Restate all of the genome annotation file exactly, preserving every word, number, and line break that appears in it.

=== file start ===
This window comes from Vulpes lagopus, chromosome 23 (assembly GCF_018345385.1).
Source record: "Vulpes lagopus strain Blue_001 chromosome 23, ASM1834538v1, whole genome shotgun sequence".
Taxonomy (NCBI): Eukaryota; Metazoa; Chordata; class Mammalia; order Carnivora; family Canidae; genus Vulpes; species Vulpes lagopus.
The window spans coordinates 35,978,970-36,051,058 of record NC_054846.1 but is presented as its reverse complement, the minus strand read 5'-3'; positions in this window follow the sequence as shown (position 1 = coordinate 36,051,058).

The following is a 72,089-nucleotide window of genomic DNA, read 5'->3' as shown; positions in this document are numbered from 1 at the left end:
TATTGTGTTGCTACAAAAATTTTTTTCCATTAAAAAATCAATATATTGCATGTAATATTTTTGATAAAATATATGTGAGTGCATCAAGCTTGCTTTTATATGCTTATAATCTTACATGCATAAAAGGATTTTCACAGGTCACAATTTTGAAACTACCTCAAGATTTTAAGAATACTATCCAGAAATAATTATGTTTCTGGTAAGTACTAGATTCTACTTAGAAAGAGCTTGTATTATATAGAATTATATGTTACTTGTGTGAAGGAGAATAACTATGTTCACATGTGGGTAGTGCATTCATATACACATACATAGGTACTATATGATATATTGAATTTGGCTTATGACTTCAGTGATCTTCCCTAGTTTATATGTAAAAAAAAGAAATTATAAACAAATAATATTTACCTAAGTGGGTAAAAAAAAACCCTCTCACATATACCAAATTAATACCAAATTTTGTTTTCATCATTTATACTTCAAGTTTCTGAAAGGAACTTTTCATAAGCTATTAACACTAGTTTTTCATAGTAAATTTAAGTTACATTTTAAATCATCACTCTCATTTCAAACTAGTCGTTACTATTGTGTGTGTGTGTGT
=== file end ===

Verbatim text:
This window comes from Vulpes lagopus, chromosome 23 (assembly GCF_018345385.1).
Source record: "Vulpes lagopus strain Blue_001 chromosome 23, ASM1834538v1, whole genome shotgun sequence".
Taxonomy (NCBI): Eukaryota; Metazoa; Chordata; class Mammalia; order Carnivora; family Canidae; genus Vulpes; species Vulpes lagopus.
The window spans coordinates 35,978,970-36,051,058 of record NC_054846.1 but is presented as its reverse complement, the minus strand read 5'-3'; positions in this window follow the sequence as shown (position 1 = coordinate 36,051,058).

The following is a 72,089-nucleotide window of genomic DNA, read 5'->3' as shown; positions in this document are numbered from 1 at the left end:
TATTGTGTTGCTACAAAAATTTTTTTCCATTAAAAAATCAATATATTGCATGTAATATTTTTGATAAAATATATGTGAGTGCATCAAGCTTGCTTTTATATGCTTATAATCTTACATGCATAAAAGGATTTTCACAGGTCACAATTTTGAAACTACCTCAAGATTTTAAGAATACTATCCAGAAATAATTATGTTTCTGGTAAGTACTAGATTCTACTTAGAAAGAGCTTGTATTATATAGAATTATATGTTACTTGTGTGAAGGAGAATAACTATGTTCACATGTGGGTAGTGCATTCATATACACATACATAGGTACTATATGATATATTGAATTTGGCTTATGACTTCAGTGATCTTCCCTAGTTTATATGTAAAAAAAAGAAATTATAAACAAATAATATTTACCTAAGTGGGTAAAAAAAAACCCTCTCACATATACCAAATTAATACCAAATTTTGTTTTCATCATTTATACTTCAAGTTTCTGAAAGGAACTTTTCATAAGCTATTAACACTAGTTTTTCATAGTAAATTTAAGTTACATTTTAAATCATCACTCTCATTTCAAACTAGTCGTTACTATTGTGTGTGTGTGTGT